I picked up a copy of ALA Cognotes at the conference today, but it wasn’t until I actually started reading it back at my hotel that I realized how much I missed by not being here in time for the Friday evening premier screening of the movie “The Hollywood Librarian.” I gather from the photos on page 5 of Cognotes that there was an actual red carpet — and, wait, there at the top of the page is our own Computers in Libraries editor, Kathy Dempsey, wearing those over-sized movie star sunglasses. Although I rather suspect real movie stars don’t get their sunglasses from ProQuest.
In another announcement yesterday, Xrefer changed its name to Credo Reference, citing the problems of pronouncing the former name. In fact CEO John Dove said the name Xrefer was “far from memorable to those who might hear it for the first time. This made it hard to pass along via word-of-mouth. Our new name speaks to one of the main challenges for online reference publishing, namely how to stand out from the confusing jumble of information and misinformation that today’s online information seeker encounters.”
He’s correct about Credo being a somewhat better name. Even Blogger’s inadequate spell checker, which flags Xrefer as a misspelled word, accepts Credo. But I still have a problem with pronunciation: Is it a long e (as in creed) or a short e (as in credit)? I’ll have to ask them.
The URL changed as well. The new one is here.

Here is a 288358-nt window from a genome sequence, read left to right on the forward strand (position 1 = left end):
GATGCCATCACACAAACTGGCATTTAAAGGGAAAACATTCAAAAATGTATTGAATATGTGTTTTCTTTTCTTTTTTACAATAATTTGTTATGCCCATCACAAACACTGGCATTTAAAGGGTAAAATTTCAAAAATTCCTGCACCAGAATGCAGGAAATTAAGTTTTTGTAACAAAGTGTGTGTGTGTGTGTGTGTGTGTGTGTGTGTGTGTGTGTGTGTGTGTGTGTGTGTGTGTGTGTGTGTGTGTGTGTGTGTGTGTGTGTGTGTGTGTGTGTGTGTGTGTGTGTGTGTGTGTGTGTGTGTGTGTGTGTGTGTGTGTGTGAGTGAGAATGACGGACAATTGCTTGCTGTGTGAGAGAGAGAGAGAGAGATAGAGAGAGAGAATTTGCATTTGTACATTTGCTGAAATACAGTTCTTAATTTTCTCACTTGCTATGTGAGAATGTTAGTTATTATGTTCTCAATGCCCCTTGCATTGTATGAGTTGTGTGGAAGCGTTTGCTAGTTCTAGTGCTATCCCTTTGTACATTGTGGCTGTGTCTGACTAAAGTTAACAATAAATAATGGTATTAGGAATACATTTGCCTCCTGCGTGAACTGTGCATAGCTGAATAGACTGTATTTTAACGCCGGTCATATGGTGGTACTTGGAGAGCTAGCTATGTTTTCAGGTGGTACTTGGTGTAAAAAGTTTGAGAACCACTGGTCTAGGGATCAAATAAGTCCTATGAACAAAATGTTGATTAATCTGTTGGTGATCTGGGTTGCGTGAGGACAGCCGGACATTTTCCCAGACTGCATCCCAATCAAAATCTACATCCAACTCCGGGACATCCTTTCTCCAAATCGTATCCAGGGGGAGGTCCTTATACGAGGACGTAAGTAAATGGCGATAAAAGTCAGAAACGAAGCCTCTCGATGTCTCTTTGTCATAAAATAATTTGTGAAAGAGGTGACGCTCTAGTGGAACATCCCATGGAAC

This was mentioned in an offhand comment during yesterday morning’s Digital Native session, but it took me a while to get back up to the press room (like until 5 p.m.) to scarf the press release, which isn’t yet online at either company’s web sites. Here’s a paraphrase of what the printed one says. R.R. Bowker announced its acquisition of Medialab Solutions, creators of the AquaBrowser Library search and discovery platform. Bowker seems enchanted by the “popular and user-friendly visual faceted search technology,” believing it will help Bowker deliver its existing products better. Medialab’s co-founder, Bastiaan Zwaan and his team will remain in Amsterdam. It looks like he will report to Annie Callanan, president of R.R. Bowker.
Yesterday’s joint press conference (EBSCO and ABC-CLIO) added some information to the press release of June 15th announcing EBSCO’s acquisition of two history databases from ABC-CLIO: Historical Abstracts (HA) and America: History and Life (AHL). EBSCO will also distribute eight additional history databases and ABC-CLIO’s online history ebook collection, called History Reference Online. The two companies already had a close relationship; they announced a distribution agreement only last April and a linking agreement in September 2006. According to EBSCO’s Tim Collins, this acquisition of the two databases “formalizes” the relationship.
The present databases are English-language, abstract only, files. Only about 8% of the titles overlap with those in other EBSCO databases. The plan going forward is to add full text, which will make expanded databases multi-lingual. However, indexing will remain in English. The companies have already licensed and digitized several hundred titles, but–and given the subject matter of the databases, this is highly ironic–some backfiles of the history journals are incomplete. Yes, the historians lost their history! This is an ongoing project, to hunt down and digitize the history journals in Historical Abstracts and in America: History and Life.